Experience—not to mention another year past an ACL injury—probably plays a part, but there's more to Branden Dawson's imminent emergence.
Confidence, perhaps at a career-high, has been his most visible attribute.
His heroics during late stages against then-No. 1 Kentucky and Columbia helped Michigan State reach No. 1 for the first time since 2001.
With an eight-point, 10-rebound effort Monday during the Spartans' 82-67 late dismissal of Portland, Dawson continued demonstrating advanced ability in several facets of the game.
His rebounding, for one, appears stronger.
As a sophomore, he averaged nearly six boards per game. This season, he's averaging nine per outing. Considering the competition, that stat's not all that impressive, but he grabbed nine rebounds against the Wildcats in Chicago, a game in which the Spartans won 78-74, thanks in part to a late tip from the 6'6", 220-pound junior.
Overlooked due to his athleticism, Dawson's touch on the pass has experienced an upgrade, too.
Averaging 3.3 assists per game, he's tripled his career average of about one per game. Again, it's early in the year, so it's important to note the level of opposition.
So far, though, his top game of the season has been against the best competition. Not only did he score eight points and grab nine boards vs. the Wildcats, but he also had four steals, two assists and just one turnover—not bad for his second go of the year, right?
The Spartans (4-0) will certainly get much more from Dawson. And it's only November.
|Dawson's (young) season by the numbers|
|Dawson's ESPN profile|
The Time is Now
Upon arrival, Dawson was given, at most, three years by most Spartans fans. The former 5-star recruit, per Rivals, was viewed as a player who could easily jump to the Association after two winters in East Lansing.
Suffering an ACL injury late in his freshman year derailed that plan, and as a sophomore, Dawson was forced to play catch-up instead of advancing his game to the professional level, which will likely happen after this year.
So yeah, this is it for Dawson. If not now, it'll be never. The chances of him staying for his senior year are based on his performance—and if he plays up to the level that most expect him to, well, it's good-bye Mr. Dawson.
Playing up to par means also means satisfying Tom Izzo, who chose to "shake it up" by removing Dawson from the starting lineup prior to meeting Portland, per Diamond Leung of MLive.com.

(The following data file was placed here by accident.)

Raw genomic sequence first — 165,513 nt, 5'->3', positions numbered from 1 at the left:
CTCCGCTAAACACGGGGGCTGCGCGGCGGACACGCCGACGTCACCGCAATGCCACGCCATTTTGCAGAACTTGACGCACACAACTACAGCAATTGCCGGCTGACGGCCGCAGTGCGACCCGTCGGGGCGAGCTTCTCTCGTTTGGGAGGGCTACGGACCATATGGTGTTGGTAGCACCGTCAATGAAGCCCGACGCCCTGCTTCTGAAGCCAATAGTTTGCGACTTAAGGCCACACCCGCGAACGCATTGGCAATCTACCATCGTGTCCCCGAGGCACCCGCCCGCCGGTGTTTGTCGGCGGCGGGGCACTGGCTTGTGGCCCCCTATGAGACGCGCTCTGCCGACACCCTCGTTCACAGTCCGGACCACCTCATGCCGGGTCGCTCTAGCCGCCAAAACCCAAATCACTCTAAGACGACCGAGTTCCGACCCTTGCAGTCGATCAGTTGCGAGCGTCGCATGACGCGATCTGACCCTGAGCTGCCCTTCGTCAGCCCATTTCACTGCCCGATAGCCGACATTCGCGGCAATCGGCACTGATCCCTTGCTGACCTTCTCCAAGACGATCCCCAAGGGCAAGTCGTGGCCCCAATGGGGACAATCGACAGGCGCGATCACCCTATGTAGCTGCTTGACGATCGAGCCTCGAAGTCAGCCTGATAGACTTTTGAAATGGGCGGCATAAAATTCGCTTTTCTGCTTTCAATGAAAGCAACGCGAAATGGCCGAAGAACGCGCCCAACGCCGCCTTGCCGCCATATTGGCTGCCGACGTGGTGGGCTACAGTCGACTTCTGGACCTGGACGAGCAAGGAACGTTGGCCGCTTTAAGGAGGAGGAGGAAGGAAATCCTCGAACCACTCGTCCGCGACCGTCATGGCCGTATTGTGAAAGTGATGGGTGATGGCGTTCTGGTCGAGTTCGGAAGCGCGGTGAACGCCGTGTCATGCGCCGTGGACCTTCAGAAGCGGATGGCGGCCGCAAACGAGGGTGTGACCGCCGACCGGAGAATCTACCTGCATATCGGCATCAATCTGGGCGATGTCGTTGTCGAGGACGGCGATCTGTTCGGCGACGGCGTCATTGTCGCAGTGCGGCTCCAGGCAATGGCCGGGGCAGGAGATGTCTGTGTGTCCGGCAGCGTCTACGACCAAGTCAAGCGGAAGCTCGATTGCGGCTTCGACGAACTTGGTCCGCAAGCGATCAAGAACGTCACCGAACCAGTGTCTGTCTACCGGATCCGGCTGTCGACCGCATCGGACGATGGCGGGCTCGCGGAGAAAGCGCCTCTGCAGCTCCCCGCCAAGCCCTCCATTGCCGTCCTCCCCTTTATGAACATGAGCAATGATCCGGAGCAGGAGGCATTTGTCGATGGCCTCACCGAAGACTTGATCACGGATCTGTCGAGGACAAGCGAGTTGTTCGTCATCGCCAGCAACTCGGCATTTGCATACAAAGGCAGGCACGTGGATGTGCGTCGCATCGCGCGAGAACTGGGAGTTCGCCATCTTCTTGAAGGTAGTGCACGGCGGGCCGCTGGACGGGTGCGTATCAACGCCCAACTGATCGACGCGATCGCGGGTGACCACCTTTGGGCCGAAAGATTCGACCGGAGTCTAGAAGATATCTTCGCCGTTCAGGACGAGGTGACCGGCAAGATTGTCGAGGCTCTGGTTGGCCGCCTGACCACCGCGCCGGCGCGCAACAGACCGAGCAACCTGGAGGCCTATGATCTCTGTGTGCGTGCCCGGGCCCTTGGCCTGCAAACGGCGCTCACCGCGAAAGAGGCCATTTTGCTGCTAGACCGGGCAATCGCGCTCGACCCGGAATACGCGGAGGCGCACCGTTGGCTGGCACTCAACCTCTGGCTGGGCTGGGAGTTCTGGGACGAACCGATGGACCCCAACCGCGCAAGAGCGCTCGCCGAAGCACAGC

Izzo's move was a way to motivate Dawson, who needs to be nudged every now and then. Izzo knows what this season has in store, and it's more than a future professional contract for an underclassman—it's a second national championship.
As one of the most athletic in the Big Ten, Dawson is absolutely the X-factor. He's been that and will continue to be for as long as he's at Michigan State. Shades of a stardom have been revealed by Dawson, who is a few breakout games away from becoming more than a hidden gem in the Big Ten.
Too Much Talent to Fail
There are teams that could only dream of having a contributor such as Dawson, let alone the amount of power that surrounds him.
He has an All-American power forward in Adreian Payne, an all-conference point guard in Keith Appling and a lottery pick flanking the wing in Gary Harris.
In reality, someone with much less skill and raw ability than Dawson could survive. No excuses. With a cast like that, there is no reason why Dawson shouldn't develop into one of the best juniors in college ball.
NBA Draft Express ranks Dawson as the No. 7 junior (No. 37 overall). He could finish as a top-three junior by simply going with the flow. He could be No. 1 in his class if he completes his apparent transformation from a decent piece of Izzo's roster to a cornerstone.
Michigan State's media guide contains the following Izzo-on-Dawson line, per Leung:
When I watched him this summer, he was finishing so much better. I think we will see a lot different kid this year. He's also worked on his shot a lot. He's still got work to go, but he's making strides.
With skill abundant, Izzo's team shouldn't have an issue earning a No. 1 to No. 3 seed in March. Already tops in the nation, the Spartans could be the undisputed No. 1 entering The Big Dance. Should that happen, it'd be safe to assume that Dawson had more than a little to do with it.
Sure, he has good teammates, but Dawson is the guy who'll push Michigan State over the edge.
Follow Bleacher Report's Michigan State Spartans basketball writer Adam Biggers on Twitter @AdamBiggers81